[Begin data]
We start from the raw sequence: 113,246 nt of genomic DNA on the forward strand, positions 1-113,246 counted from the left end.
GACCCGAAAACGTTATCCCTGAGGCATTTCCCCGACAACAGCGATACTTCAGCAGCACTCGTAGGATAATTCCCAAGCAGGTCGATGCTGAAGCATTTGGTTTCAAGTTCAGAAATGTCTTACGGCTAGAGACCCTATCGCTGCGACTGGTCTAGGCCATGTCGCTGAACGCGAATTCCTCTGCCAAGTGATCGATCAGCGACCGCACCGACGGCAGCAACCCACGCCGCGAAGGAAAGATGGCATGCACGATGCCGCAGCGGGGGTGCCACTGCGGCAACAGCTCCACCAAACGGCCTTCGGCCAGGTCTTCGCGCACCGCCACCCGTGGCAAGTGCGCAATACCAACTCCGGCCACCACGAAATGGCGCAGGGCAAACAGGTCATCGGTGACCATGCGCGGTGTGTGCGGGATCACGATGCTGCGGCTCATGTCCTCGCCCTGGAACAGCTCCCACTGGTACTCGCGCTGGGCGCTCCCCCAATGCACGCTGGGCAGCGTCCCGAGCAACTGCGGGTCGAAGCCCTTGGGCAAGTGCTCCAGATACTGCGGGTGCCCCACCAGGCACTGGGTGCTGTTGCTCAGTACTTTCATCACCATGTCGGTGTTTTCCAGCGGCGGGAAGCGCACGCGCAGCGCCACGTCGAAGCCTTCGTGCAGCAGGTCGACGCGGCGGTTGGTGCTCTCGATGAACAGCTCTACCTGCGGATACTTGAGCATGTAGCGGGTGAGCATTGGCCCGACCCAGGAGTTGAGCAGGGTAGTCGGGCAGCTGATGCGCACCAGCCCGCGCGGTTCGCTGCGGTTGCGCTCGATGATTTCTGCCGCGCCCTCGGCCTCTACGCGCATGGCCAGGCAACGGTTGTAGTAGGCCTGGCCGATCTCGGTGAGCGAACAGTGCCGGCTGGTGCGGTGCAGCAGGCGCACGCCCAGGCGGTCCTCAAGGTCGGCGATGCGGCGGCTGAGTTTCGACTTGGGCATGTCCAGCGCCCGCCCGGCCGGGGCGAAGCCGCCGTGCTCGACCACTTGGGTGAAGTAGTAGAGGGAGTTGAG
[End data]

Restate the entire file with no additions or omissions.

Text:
We start from the raw sequence: 113,246 nt of genomic DNA on the forward strand, positions 1-113,246 counted from the left end.
GACCCGAAAACGTTATCCCTGAGGCATTTCCCCGACAACAGCGATACTTCAGCAGCACTCGTAGGATAATTCCCAAGCAGGTCGATGCTGAAGCATTTGGTTTCAAGTTCAGAAATGTCTTACGGCTAGAGACCCTATCGCTGCGACTGGTCTAGGCCATGTCGCTGAACGCGAATTCCTCTGCCAAGTGATCGATCAGCGACCGCACCGACGGCAGCAACCCACGCCGCGAAGGAAAGATGGCATGCACGATGCCGCAGCGGGGGTGCCACTGCGGCAACAGCTCCACCAAACGGCCTTCGGCCAGGTCTTCGCGCACCGCCACCCGTGGCAAGTGCGCAATACCAACTCCGGCCACCACGAAATGGCGCAGGGCAAACAGGTCATCGGTGACCATGCGCGGTGTGTGCGGGATCACGATGCTGCGGCTCATGTCCTCGCCCTGGAACAGCTCCCACTGGTACTCGCGCTGGGCGCTCCCCCAATGCACGCTGGGCAGCGTCCCGAGCAACTGCGGGTCGAAGCCCTTGGGCAAGTGCTCCAGATACTGCGGGTGCCCCACCAGGCACTGGGTGCTGTTGCTCAGTACTTTCATCACCATGTCGGTGTTTTCCAGCGGCGGGAAGCGCACGCGCAGCGCCACGTCGAAGCCTTCGTGCAGCAGGTCGACGCGGCGGTTGGTGCTCTCGATGAACAGCTCTACCTGCGGATACTTGAGCATGTAGCGGGTGAGCATTGGCCCGACCCAGGAGTTGAGCAGGGTAGTCGGGCAGCTGATGCGCACCAGCCCGCGCGGTTCGCTGCGGTTGCGCTCGATGATTTCTGCCGCGCCCTCGGCCTCTACGCGCATGGCCAGGCAACGGTTGTAGTAGGCCTGGCCGATCTCGGTGAGCGAACAGTGCCGGCTGGTGCGGTGCAGCAGGCGCACGCCCAGGCGGTCCTCAAGGTCGGCGATGCGGCGGCTGAGTTTCGACTTGGGCATGTCCAGCGCCCGCCCGGCCGGGGCGAAGCCGCCGTGCTCGACCACTTGGGTGAAGTAGTAGAGGGAGTTGAG